Challenges of Breastfeeding VLBW Infants
Challenges of breastfeeding VLBW infants include the provision of adequate caloric and nutritional intake, establishing and maintaining a milk supply, and transitioning from gavage feeding to breastfeeding. A good milk supply is critical to achieving successful breastfeeding. Mothers of VLBW infants are often required to pump their milk for 2 to 3 months until their infant is physiologically stable enough to attempt nutritive sucking at the breast. Additionally, they may have difficulty maintaining their milk supply due to the protracted hospitalization and separation from their infant. Depending on the physiological and developmental status of the infant, mothers may be stressed and fatigued, further decreasing milk production.[14,59,60]
While human milk is beneficial for preterm infants, the use of human milk as the sole source of nutrients for preterm infants remains controversial. Very-low-birthweight infants fed human milk have slower growth rates and inadequate nutrient and protein intakes to meet their needs.[36,61] Additionally, the calcium and phosphorus content in human milk is not sufficient to meet VLBW infants' growth needs. Prolonged deficiency of these minerals stimulates bone resorption to normalize serum calcium concentrations, placing VLBW infants at risk for osteopenia of prematurity and metabolic bone disease. Specific nutrient limitations of human milk must be enhanced for VLBW infants receiving human milk.
Although fortification of preterm human milk remains controversial, the American Academy of Pediatrics and the Canadian Pediatric Society recommend the use of fortifiers containing protein, minerals, and vitamins to ensure that infants fed preterm human milk receive their estimated nutritional needs.[63—65] Further research regarding the duration and use of human milk fortifiers is necessary to ensure preterm infants are receiving adequate nutrition to optimize growth and development.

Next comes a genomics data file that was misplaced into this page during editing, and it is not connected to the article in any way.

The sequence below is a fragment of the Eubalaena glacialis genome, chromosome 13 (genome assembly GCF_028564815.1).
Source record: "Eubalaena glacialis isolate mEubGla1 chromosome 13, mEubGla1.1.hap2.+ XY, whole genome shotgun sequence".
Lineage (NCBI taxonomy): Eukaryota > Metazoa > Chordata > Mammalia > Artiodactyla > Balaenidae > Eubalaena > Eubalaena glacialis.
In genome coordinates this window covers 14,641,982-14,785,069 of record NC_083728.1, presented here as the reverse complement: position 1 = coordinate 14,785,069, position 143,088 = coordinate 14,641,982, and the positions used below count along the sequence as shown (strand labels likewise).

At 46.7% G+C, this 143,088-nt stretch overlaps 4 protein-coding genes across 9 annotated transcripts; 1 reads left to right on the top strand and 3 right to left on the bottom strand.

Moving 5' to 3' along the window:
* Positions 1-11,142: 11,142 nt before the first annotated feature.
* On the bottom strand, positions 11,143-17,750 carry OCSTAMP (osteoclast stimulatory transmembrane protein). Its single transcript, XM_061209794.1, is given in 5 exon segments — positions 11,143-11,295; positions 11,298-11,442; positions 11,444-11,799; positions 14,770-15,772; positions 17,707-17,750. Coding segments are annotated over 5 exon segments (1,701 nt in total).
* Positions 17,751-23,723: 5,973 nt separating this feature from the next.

Immediately after delivery VLBW infants do not have the capability to directly breastfeed and stimulate maternal milk production due to their immaturity, and weak, ineffective suck. Mothers must begin to establish their milk supply by pumping.
The literature examining the physiology of breastfeeding, as well as controlled clinical studies, support the importance of early pumping in establishing a milk supply. A delay in initiating pumping may result in impaired production.[67,68] Early removal of colostrum from the breast is associated with a better prognosis for successful lactation. In a prospective observational study of 87 mothers who intended to breastfeed their infants (mean GA 28 weeks), 34% were lactating after their infants reached 40 weeks corrected age and only 14% made the transition to breastfeeding. The initiation of pumping before 6 hours postpartum was associated with successful lactation beyond term ( P < 0.02).70 Another randomized, longitudinal study examined milk production in 39 mothers with 50 preterm infants (mean GA 27 weeks). At 9 weeks, 69% of the mothers were lactating, and milk production was inversely correlated ( r = -.385) with the time from birth to initiation of breast pumping.
Adv Neonatal Care. 2005;5(2):72-88. © 2005 W.B. Saunders
Cite this: A Review of the Literature Examining the Benefits and Challenges, Incidence and Duration, and Barriers to Breastfeeding in Preterm Infants - Medscape - Apr 01, 2005.